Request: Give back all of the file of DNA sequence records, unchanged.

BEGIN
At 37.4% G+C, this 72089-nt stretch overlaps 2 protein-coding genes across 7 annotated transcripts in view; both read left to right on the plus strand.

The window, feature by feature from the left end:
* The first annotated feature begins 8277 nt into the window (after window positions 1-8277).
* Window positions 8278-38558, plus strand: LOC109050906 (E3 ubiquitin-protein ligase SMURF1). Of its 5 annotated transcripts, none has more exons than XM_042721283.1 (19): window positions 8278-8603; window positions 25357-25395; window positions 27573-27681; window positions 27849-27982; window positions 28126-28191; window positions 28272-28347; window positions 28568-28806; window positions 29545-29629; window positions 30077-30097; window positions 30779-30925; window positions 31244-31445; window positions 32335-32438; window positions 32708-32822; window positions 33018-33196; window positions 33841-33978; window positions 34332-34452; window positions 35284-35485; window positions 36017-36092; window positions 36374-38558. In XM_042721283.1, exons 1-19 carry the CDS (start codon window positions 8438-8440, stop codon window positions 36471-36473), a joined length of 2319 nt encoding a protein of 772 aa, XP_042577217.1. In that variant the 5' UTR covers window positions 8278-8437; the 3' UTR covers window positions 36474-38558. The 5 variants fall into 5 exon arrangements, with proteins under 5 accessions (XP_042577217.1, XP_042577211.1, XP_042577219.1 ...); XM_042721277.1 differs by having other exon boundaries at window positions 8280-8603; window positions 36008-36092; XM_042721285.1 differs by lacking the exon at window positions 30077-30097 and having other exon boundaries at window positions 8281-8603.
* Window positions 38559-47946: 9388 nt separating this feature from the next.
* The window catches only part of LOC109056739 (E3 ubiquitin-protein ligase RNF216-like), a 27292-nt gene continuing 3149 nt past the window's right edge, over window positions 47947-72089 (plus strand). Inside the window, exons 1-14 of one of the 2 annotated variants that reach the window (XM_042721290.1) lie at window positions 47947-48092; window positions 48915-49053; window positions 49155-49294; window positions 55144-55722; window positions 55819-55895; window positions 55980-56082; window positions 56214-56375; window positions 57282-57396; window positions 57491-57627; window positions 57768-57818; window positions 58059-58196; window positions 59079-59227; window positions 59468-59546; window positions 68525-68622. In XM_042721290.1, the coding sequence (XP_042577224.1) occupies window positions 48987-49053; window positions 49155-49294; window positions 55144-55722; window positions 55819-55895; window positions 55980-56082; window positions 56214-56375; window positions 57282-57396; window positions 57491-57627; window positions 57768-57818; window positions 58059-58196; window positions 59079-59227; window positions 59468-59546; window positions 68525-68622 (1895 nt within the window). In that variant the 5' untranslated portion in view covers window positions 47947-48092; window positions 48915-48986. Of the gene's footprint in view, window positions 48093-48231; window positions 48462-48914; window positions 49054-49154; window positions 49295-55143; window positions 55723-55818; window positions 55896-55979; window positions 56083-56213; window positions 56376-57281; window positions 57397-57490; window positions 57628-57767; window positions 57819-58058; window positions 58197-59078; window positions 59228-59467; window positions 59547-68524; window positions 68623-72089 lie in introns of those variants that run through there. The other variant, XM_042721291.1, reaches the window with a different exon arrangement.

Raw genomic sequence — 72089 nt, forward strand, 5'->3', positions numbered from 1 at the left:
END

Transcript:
At 37.4% G+C, this 72089-nt stretch overlaps 2 protein-coding genes across 7 annotated transcripts in view; both read left to right on the plus strand.

The window, feature by feature from the left end:
* The first annotated feature begins 8277 nt into the window (after window positions 1-8277).
* Window positions 8278-38558, plus strand: LOC109050906 (E3 ubiquitin-protein ligase SMURF1). Of its 5 annotated transcripts, none has more exons than XM_042721283.1 (19): window positions 8278-8603; window positions 25357-25395; window positions 27573-27681; window positions 27849-27982; window positions 28126-28191; window positions 28272-28347; window positions 28568-28806; window positions 29545-29629; window positions 30077-30097; window positions 30779-30925; window positions 31244-31445; window positions 32335-32438; window positions 32708-32822; window positions 33018-33196; window positions 33841-33978; window positions 34332-34452; window positions 35284-35485; window positions 36017-36092; window positions 36374-38558. In XM_042721283.1, exons 1-19 carry the CDS (start codon window positions 8438-8440, stop codon window positions 36471-36473), a joined length of 2319 nt encoding a protein of 772 aa, XP_042577217.1. In that variant the 5' UTR covers window positions 8278-8437; the 3' UTR covers window positions 36474-38558. The 5 variants fall into 5 exon arrangements, with proteins under 5 accessions (XP_042577217.1, XP_042577211.1, XP_042577219.1 ...); XM_042721277.1 differs by having other exon boundaries at window positions 8280-8603; window positions 36008-36092; XM_042721285.1 differs by lacking the exon at window positions 30077-30097 and having other exon boundaries at window positions 8281-8603.
* Window positions 38559-47946: 9388 nt separating this feature from the next.
* The window catches only part of LOC109056739 (E3 ubiquitin-protein ligase RNF216-like), a 27292-nt gene continuing 3149 nt past the window's right edge, over window positions 47947-72089 (plus strand). Inside the window, exons 1-14 of one of the 2 annotated variants that reach the window (XM_042721290.1) lie at window positions 47947-48092; window positions 48915-49053; window positions 49155-49294; window positions 55144-55722; window positions 55819-55895; window positions 55980-56082; window positions 56214-56375; window positions 57282-57396; window positions 57491-57627; window positions 57768-57818; window positions 58059-58196; window positions 59079-59227; window positions 59468-59546; window positions 68525-68622. In XM_042721290.1, the coding sequence (XP_042577224.1) occupies window positions 48987-49053; window positions 49155-49294; window positions 55144-55722; window positions 55819-55895; window positions 55980-56082; window positions 56214-56375; window positions 57282-57396; window positions 57491-57627; window positions 57768-57818; window positions 58059-58196; window positions 59079-59227; window positions 59468-59546; window positions 68525-68622 (1895 nt within the window). In that variant the 5' untranslated portion in view covers window positions 47947-48092; window positions 48915-48986. Of the gene's footprint in view, window positions 48093-48231; window positions 48462-48914; window positions 49054-49154; window positions 49295-55143; window positions 55723-55818; window positions 55896-55979; window positions 56083-56213; window positions 56376-57281; window positions 57397-57490; window positions 57628-57767; window positions 57819-58058; window positions 58197-59078; window positions 59228-59467; window positions 59547-68524; window positions 68623-72089 lie in introns of those variants that run through there. The other variant, XM_042721291.1, reaches the window with a different exon arrangement.

Raw genomic sequence — 72089 nt, forward strand, 5'->3', positions numbered from 1 at the left: